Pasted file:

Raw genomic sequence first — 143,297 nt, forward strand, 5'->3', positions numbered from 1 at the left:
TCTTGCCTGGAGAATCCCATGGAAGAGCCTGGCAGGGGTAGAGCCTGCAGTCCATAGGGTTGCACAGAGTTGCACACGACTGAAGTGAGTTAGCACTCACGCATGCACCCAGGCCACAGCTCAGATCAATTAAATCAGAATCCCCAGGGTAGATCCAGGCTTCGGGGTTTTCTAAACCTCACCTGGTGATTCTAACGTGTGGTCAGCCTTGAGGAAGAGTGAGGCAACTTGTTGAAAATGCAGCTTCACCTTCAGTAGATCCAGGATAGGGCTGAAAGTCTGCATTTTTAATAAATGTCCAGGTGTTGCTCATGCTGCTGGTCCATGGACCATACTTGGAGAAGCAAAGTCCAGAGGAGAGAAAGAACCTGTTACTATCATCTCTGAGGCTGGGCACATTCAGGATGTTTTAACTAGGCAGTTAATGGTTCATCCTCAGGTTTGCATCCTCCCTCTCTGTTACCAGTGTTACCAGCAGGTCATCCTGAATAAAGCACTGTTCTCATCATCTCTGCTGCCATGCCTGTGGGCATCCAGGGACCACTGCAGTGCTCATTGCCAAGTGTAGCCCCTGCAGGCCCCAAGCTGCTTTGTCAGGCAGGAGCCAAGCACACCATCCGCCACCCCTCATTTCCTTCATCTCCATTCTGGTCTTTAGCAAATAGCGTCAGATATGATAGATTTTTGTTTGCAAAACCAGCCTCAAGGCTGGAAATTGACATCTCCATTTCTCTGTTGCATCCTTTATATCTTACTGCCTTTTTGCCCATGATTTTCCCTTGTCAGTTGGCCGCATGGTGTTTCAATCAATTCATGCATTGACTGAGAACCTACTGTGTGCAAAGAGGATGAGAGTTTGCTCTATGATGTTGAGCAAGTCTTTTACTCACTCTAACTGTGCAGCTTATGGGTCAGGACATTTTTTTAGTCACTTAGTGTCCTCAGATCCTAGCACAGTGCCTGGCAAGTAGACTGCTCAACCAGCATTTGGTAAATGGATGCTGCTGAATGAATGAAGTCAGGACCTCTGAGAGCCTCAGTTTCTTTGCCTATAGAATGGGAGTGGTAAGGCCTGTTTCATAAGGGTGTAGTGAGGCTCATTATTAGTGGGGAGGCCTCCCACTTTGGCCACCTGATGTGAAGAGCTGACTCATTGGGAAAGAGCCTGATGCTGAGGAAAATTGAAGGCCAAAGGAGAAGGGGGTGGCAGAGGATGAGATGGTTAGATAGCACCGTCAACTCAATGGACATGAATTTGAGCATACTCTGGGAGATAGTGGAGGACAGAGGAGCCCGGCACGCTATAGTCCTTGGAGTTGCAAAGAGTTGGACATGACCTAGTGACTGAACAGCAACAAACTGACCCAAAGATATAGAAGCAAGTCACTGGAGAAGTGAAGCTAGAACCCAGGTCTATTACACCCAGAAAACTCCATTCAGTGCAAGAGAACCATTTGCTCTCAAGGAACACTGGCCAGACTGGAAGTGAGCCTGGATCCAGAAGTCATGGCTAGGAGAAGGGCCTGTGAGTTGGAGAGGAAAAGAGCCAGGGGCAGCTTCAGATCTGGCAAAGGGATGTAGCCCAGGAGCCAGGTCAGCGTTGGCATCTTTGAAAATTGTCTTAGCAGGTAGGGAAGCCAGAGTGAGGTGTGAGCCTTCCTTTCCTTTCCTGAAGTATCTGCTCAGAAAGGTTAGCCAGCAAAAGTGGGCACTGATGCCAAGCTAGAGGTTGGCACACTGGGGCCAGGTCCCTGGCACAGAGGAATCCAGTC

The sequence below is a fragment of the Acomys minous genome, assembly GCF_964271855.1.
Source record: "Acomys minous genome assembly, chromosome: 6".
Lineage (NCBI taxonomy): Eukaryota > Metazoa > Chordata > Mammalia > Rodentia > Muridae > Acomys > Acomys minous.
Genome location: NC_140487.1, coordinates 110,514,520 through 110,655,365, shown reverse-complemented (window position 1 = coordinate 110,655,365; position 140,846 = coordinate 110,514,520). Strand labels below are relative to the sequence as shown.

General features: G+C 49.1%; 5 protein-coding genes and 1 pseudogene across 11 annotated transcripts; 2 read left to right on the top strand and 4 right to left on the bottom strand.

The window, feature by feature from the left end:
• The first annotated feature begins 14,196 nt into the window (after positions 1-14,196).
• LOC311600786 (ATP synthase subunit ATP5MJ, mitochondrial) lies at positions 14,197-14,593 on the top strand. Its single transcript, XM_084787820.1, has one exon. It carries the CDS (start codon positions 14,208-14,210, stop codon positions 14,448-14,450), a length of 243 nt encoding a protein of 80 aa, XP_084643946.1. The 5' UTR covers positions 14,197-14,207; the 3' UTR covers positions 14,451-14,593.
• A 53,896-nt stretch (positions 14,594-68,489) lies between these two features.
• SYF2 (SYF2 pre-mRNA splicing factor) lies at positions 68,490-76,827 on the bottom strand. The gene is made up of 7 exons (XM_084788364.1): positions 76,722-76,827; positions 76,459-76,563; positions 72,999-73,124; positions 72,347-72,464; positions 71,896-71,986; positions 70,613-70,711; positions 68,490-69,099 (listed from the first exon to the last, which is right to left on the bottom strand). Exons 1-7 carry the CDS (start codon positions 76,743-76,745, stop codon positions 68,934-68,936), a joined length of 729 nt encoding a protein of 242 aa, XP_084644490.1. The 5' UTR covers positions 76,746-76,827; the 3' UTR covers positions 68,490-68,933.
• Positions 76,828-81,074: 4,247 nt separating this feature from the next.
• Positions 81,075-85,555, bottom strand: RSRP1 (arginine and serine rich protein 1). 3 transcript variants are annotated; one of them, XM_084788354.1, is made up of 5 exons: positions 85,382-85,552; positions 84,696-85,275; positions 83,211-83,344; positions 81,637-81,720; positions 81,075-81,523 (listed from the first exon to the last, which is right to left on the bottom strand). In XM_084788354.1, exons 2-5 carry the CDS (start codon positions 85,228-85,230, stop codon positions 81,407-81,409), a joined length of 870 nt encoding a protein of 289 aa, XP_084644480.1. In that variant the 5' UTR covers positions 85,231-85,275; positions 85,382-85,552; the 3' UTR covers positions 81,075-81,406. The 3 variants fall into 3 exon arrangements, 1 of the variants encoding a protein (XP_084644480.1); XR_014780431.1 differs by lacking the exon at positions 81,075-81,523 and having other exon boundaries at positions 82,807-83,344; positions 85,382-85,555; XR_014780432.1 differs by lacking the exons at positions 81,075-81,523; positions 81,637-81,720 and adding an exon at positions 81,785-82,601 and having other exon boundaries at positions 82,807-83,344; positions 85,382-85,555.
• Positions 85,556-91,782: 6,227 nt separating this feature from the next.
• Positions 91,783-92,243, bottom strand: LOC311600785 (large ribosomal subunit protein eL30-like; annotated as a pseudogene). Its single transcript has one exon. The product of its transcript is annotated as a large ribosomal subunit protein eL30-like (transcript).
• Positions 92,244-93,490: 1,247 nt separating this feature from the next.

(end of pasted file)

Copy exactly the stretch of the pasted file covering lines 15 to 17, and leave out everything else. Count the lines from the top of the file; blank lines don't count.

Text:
• Positions 85,556-91,782: 6,227 nt separating this feature from the next.
• Positions 91,783-92,243, bottom strand: LOC311600785 (large ribosomal subunit protein eL30-like; annotated as a pseudogene). Its single transcript has one exon. The product of its transcript is annotated as a large ribosomal subunit protein eL30-like (transcript).
• Positions 92,244-93,490: 1,247 nt separating this feature from the next.